20 January 2012

Save the people

One of my favorite "deep reforms" for the liberation of individuals from their cruel overlords is quite simple: Give every person on the planet a second passport.*

Such a system will make it easier for people to vote with their feet, abandoning odious regimes (e.g., North Korea, Cuba, Iran, Somalia) for a different life.**

The Economist favors a version of this idea, but mine is based on some simple facts:
  • People with more choices will be able to improve their lives.
  • Odious regimes that lose slaves are more likely to reform (Ireland! Poland!).
  • Movement and communication across countries will make it easier to see good and bad ideas.
  • Mere awareness of one's "other country" will weaken nationalism and improve trans-national cooperation. (I've held for years that the Peace Corps is the best foreign policy program the US could have ever hoped for.)
Some people object to this idea because they fear an invasion of "foreigners trying to take our jobs and wreck our culture."

That fear is interesting when it comes from members of the "lucky sperm club" who did nothing to earn their rights. It's also easy to counter by, e.g., requiring that ALL citizens pay into welfare before they take advantage of it or by requiring all citizen-residents demonstrate a minimum level of cultural and linguistic knowledge.

OTOH, that fear is also based on a typical problem: how much are we willing to share to help others? And what if those others are not "like us"?

Based on my experience, people are not, in fact, very generous in welcoming strangers, but that's no reason to abandon an idea that could do a lot to improve the lives of so many people. Note that residents of rich countries benefit from new blood and new ideas, as anyone who's studied US history knows.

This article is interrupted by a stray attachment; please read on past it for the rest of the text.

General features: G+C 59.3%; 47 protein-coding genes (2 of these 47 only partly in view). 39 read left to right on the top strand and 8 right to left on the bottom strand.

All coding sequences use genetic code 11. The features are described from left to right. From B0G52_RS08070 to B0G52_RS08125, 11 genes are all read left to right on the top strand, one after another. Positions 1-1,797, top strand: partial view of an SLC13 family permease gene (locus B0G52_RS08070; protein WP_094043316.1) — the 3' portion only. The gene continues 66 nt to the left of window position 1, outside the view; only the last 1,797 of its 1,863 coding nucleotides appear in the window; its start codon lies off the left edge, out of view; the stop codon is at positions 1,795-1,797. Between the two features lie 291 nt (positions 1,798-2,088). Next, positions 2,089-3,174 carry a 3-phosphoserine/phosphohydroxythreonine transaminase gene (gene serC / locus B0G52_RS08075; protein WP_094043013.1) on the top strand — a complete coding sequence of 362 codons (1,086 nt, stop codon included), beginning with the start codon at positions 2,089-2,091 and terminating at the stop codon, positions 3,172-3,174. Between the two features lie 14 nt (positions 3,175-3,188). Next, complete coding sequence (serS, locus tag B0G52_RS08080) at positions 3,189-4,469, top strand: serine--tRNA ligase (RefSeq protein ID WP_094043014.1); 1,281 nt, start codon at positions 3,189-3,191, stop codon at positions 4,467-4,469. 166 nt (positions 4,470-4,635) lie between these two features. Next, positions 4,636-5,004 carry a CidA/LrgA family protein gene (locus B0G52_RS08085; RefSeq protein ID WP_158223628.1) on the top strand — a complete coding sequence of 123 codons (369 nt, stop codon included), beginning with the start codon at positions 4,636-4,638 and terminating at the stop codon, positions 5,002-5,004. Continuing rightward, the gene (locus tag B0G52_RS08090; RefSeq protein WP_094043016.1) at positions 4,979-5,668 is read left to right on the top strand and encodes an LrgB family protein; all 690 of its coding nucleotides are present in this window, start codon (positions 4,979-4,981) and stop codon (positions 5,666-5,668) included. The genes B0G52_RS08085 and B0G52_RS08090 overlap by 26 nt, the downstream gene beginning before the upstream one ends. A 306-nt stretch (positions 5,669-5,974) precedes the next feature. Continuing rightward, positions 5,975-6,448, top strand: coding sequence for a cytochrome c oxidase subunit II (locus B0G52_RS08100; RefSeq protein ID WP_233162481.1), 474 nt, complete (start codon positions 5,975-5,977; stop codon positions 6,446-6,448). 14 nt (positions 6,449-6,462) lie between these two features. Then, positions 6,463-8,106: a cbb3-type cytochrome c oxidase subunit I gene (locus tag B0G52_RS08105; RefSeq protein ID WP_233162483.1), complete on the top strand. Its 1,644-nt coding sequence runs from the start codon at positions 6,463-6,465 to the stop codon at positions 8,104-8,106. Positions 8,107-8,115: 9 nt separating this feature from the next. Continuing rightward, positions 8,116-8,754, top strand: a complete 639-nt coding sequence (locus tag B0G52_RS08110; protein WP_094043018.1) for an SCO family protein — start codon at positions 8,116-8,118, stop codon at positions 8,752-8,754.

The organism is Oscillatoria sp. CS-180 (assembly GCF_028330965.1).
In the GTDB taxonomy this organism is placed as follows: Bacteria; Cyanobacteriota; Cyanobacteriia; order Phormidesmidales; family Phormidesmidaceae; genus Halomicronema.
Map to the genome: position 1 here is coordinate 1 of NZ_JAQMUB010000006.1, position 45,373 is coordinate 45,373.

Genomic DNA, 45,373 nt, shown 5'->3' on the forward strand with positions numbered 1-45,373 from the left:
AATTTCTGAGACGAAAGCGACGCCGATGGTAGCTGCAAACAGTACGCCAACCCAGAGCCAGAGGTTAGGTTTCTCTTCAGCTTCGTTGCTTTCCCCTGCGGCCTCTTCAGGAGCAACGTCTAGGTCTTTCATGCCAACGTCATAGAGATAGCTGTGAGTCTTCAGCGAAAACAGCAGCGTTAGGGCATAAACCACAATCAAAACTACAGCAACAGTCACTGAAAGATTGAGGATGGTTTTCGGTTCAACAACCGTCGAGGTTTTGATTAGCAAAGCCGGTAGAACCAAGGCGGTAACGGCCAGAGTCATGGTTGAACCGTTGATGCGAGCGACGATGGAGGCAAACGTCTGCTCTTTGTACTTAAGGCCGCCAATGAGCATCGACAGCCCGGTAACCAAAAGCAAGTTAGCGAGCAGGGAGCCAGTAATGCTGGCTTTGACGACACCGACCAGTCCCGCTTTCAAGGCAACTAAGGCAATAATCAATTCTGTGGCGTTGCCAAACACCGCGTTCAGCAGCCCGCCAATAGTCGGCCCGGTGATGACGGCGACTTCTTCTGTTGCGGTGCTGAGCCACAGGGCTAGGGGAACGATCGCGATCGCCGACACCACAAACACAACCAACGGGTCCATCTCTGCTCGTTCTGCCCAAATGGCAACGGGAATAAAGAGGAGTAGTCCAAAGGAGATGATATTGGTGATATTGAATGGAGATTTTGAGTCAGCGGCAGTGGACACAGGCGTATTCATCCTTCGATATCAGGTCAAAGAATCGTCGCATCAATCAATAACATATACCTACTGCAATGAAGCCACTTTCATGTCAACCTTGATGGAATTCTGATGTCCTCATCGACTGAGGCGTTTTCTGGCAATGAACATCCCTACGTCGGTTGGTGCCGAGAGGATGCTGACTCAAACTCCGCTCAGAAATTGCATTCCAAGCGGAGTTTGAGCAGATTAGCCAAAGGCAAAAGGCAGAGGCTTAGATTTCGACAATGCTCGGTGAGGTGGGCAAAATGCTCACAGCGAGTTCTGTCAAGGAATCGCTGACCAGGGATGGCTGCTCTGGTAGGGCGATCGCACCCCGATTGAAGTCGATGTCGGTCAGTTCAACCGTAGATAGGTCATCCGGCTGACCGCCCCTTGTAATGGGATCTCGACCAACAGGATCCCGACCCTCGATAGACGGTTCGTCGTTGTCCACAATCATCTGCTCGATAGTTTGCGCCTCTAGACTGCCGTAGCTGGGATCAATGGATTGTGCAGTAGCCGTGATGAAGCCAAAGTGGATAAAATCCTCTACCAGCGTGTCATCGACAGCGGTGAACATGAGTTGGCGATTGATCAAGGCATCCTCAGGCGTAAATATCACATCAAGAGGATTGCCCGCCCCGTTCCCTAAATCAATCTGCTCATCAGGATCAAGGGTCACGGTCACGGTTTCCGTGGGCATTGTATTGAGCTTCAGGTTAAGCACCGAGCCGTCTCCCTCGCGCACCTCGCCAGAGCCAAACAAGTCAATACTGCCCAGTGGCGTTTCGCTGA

Bottom Line: The worst monopolies are government monopolies; we need a way of escaping them.

* FYI, I have two -- US and UK. I am VERY happy that I can live and work in any of 28 countries. Passports would be issued to others in proportion to the welcoming country's population
** I am also happy to be outside the US. I may be out for a long time, or not, but there are some things about my "home country" that drive me nuts.

3 comments:

  1. I wholly agree. I have my EU passport, plus permanent residency in the US. See worldservice.org as well. I would like to see a true global passport, globally accepted. Global citizens don't fight wars either.

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  2. "Bottom Line: The worst monopolies are government monopolies; we need a way of escaping them."

    Compare with:

    Gated Communities and Nation States: The Cartel Responsible for Global Poverty

    http://athousandnations.com/2009/08/21/gated-communities-and-nation-states-the-cartel-responsible-for-global-poverty/

    ReplyDelete
  3. I would like to say that this is one of Mr. Zetland's best posts.
    For me, I believe that everyone has the right to pursue happiness and live wherever they want. While I believe that nations can and should have reasonable limits on who becomes a citizen and who is eligible for social services, I don't think any government has the right to tell any person who has not harmed someone that they cannot live in that government's jurisdiction.
    If this were the way things were done, if the shackling of a person to the country of their birth were ended, I think the world would soon be a better place.

    ReplyDelete

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